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Love your enemies, do good to those who hate you, bless those who curse you, pray for those who mistreat you. If someone strikes you on one cheek, turn to him the other also.” Great advice, from a Great Master, fully aligned with the Vedic knowledge. To follow it, is a saintly thing to do. 2. Accept responsibility. Hinduism teaches that we are responsible for all things happening to us, those good ones as well as the bad ones. This kind of responsibility is easy to accept when something nice happens to us, but harder to confront when something bad happens. Whether our life is full of pleasure or pain, we have no one else to praise or blame then ourselves. As contemporary Hindu guru Subramuniyaswami, affectionately called Gurudeva by his followers, said: “As long as we externalize the source of our successes and failures, we perpetuate the cycles of karma, good or bad. There is no one out there making it all happen. Our actions, thoughts and attitudes make it all happen. We must accept and bear our karma cheerfully.”

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3. Forgive the offender. Great example of application of this principle is His Holiness Pope John Paul II who forgave to Mehmet Ali Agca who fired several shots at him seriously wounding him in an assassination attempt in 1981. While recovering from life threatening injuries, the Pope asked people to “pray for my brother Agca to whom I have sincerely forgiven”. In 1983 Pope John Paul II met and spoke privately at the Italian prison where Agca was being held. While Agca was serving a life sentence in jail, Pope visited his mother in 1987 and his brother ten years later. When Pope died in 2005, Agca’s brother Adnan gave an interview in which he said that Mehmet Ali and their whole family is grieving and that Pope was a great friend to them. Some question the Catholic belief that the Pope is a Holly Man. I believe that man should be judged based on his deeds. The conduct described above speaks for itself. 4. Consider the consequences. In short, think before you act. Don’t simply react to things, but take time to consider the repercussions of all actions before you take them.

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5. Create no negative karma. Now when you have basic understanding of what Karma is and how to manage it, the rest comes naturally – you can simply decide not to create negative karma. Great Indian Swami Vivekananda, who brought Hinduism to America preached about the great law of Karma. He said: “Any word, any action, any thought that produces an effect is called karma. Thus, the law of karma means the law of causation, of inevitable cause and effect. Whatever we see or feel or do, whatever action there is anywhere in the universe, while being the effect of past work on the one hand, becomes on the other, the cause in its turn and produces its own effect. Each one of us is the effect of an infinite past. The child is introduced into the world not as something flashing from the hands of nature, as poets delight so much to portray it, but he has the burden of an infinite past. For good or evil, he comes to work out his own past deeds…This is the law of karma. Each one of us is the maker of his own fate.”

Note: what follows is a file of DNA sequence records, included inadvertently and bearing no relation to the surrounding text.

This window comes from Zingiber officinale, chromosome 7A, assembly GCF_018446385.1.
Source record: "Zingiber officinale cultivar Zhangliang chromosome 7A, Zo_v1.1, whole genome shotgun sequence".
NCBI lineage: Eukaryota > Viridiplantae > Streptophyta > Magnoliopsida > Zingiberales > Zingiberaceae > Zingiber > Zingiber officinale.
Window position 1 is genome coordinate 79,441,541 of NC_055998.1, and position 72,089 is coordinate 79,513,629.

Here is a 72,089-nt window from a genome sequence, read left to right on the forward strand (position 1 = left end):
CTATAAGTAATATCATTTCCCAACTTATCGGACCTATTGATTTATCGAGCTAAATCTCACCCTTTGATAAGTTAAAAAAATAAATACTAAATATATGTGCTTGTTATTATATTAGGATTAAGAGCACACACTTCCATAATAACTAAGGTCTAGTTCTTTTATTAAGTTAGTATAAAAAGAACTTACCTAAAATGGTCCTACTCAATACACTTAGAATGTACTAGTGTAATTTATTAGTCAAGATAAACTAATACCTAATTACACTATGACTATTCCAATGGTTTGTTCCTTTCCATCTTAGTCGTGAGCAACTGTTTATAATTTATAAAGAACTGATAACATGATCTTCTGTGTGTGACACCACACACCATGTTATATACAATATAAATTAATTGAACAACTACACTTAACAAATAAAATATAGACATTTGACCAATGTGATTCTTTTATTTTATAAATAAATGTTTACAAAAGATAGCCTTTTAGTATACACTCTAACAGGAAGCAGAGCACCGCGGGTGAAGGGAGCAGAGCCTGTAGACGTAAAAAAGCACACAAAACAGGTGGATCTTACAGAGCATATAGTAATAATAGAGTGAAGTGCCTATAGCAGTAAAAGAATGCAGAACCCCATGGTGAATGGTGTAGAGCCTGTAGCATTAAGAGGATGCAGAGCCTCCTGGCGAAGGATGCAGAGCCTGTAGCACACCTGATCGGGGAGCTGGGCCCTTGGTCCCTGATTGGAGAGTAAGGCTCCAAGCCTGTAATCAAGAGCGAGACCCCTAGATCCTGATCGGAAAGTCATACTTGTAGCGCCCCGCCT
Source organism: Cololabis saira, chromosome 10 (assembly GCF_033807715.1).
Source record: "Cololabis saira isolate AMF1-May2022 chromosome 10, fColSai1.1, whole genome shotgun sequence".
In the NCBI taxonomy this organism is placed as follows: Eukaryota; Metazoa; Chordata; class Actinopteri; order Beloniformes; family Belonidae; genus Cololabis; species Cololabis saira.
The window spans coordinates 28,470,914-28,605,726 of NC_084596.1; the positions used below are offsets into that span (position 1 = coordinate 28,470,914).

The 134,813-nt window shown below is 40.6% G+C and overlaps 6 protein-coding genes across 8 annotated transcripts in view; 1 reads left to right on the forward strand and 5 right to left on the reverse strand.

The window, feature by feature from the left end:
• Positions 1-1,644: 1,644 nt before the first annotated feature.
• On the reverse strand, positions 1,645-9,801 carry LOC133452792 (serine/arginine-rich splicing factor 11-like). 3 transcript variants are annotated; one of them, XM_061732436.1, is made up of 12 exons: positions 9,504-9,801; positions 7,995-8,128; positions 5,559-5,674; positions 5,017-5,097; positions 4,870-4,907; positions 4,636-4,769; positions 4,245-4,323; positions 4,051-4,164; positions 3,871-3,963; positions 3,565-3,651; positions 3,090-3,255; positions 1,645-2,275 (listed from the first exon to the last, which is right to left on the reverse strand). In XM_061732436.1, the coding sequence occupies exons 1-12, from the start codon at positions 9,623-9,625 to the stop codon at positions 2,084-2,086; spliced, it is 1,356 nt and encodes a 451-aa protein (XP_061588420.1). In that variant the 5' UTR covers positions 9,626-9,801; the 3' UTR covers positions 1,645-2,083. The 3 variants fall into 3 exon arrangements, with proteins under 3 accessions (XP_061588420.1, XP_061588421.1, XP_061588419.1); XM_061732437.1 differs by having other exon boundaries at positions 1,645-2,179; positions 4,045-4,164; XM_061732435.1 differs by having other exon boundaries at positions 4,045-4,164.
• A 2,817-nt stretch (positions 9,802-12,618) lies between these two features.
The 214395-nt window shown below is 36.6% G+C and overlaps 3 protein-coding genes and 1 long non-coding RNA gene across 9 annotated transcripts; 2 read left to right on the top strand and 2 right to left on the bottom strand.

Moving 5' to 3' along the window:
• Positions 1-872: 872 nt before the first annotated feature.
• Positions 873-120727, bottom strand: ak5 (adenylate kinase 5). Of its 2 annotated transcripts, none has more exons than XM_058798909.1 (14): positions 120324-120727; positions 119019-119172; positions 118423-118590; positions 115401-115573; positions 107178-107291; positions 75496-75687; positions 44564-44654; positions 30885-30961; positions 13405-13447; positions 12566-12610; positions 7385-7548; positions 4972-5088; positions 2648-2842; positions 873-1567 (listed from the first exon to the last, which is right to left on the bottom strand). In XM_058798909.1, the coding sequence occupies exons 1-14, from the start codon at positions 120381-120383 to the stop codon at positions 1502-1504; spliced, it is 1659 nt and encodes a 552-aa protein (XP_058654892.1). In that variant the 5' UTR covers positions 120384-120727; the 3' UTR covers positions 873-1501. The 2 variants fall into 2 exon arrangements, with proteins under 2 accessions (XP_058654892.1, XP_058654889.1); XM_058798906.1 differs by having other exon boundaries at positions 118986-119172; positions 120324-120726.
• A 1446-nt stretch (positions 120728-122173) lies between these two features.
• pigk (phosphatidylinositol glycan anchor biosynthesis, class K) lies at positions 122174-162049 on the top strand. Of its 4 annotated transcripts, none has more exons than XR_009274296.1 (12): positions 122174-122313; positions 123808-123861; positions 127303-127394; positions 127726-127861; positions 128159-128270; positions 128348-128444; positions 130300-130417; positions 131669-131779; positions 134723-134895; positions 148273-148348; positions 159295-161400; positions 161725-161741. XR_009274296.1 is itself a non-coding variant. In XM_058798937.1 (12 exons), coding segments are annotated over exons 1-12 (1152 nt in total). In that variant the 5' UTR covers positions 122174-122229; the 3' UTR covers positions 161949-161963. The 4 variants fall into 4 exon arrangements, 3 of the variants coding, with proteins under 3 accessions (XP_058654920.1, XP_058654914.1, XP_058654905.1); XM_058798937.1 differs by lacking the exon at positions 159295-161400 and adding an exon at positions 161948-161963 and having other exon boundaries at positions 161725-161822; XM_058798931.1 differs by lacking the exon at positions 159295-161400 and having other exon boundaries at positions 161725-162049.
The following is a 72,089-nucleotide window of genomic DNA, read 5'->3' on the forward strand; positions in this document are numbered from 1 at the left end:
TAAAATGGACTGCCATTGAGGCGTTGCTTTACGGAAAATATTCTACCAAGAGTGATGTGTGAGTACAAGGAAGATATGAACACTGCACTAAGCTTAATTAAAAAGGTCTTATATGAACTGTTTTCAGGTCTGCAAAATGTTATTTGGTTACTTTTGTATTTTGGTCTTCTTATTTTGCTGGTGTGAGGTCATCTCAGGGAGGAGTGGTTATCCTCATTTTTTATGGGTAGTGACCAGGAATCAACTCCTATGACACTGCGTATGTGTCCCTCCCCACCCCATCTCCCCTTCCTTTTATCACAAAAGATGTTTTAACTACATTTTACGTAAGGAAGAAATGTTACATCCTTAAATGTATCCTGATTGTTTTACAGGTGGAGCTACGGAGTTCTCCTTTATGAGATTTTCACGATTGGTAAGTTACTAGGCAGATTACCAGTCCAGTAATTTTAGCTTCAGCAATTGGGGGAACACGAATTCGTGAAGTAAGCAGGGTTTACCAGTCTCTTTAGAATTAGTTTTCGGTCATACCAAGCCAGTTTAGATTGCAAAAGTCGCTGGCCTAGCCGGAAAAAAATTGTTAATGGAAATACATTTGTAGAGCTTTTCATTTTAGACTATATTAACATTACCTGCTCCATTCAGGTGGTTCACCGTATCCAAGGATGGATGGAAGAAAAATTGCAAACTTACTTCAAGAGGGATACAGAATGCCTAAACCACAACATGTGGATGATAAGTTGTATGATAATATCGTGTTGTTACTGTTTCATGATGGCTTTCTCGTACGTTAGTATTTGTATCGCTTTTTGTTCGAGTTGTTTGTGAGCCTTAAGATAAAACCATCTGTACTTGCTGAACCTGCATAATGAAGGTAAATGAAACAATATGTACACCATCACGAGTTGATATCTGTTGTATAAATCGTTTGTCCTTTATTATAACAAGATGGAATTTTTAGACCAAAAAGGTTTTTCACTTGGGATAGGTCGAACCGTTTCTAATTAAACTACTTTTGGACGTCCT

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SAMSARA (Reincarnation) Hindus believe the self or soul – Atman – repeatedly takes on a physical body. Atman is a Sanskrit word used in Hindu philosophy to identify the soul. It is one’s true self, the observer being. In the sacred Hindu scriptures, Baghwad Gita, (Sanskrit for “Song of God”) Lord Krishna states: “Never was there a time when I did not exist, nor you, nor all these kings; nor in the future shall any of us cease to be. As the embodied soul continuously passes, in this body, from childhood to youth to old age, the soul similarly passes into another body at death. A fully aware person is not confused by such a change” and, “Worn-out garments are shed by the body; Wornout bodies are shed by the dweller within the body. New bodies are donned by the dweller, like garments.” Surprisingly high percentage of Europeans believes in Samsara, or reincarnation as it is called in the West. According to the European Values Survey initiated by Prof. J. Kerkhofs at the University of

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Louvain in Belgium, reincarnation is belief commonly held by 22% of Europeans. In Russia one third of population believe in it. Highest percentage was recorded in Lithuania (44%) and Iceland (41%) and the least likely to believe in reincarnation are people living on the territory of ex-East Germany (12%). This low percentage of belief in reincarnation in East Germany might be ascribed to the fact that it was in the territory of East Germany that prof. Wielhel Wundt, founder of modern psychology, arrogantly concluded that since the existence of the soul cannot be proven in laboratory, it probably doesn’t exist. Thus Wundt created a paradox of a kind turning a psychology which originally meant a “study of the soul”, into a “study of the soul that negates the existence of the soul”. Carl Sagan, famous American astronomer, astrophysicist and cosmologist, once asked His Holiness Dalai Lama what would he do if a fundamental tenet of his religion (reincarnation) would be definitively disproved by science. The Dalai Lama answered: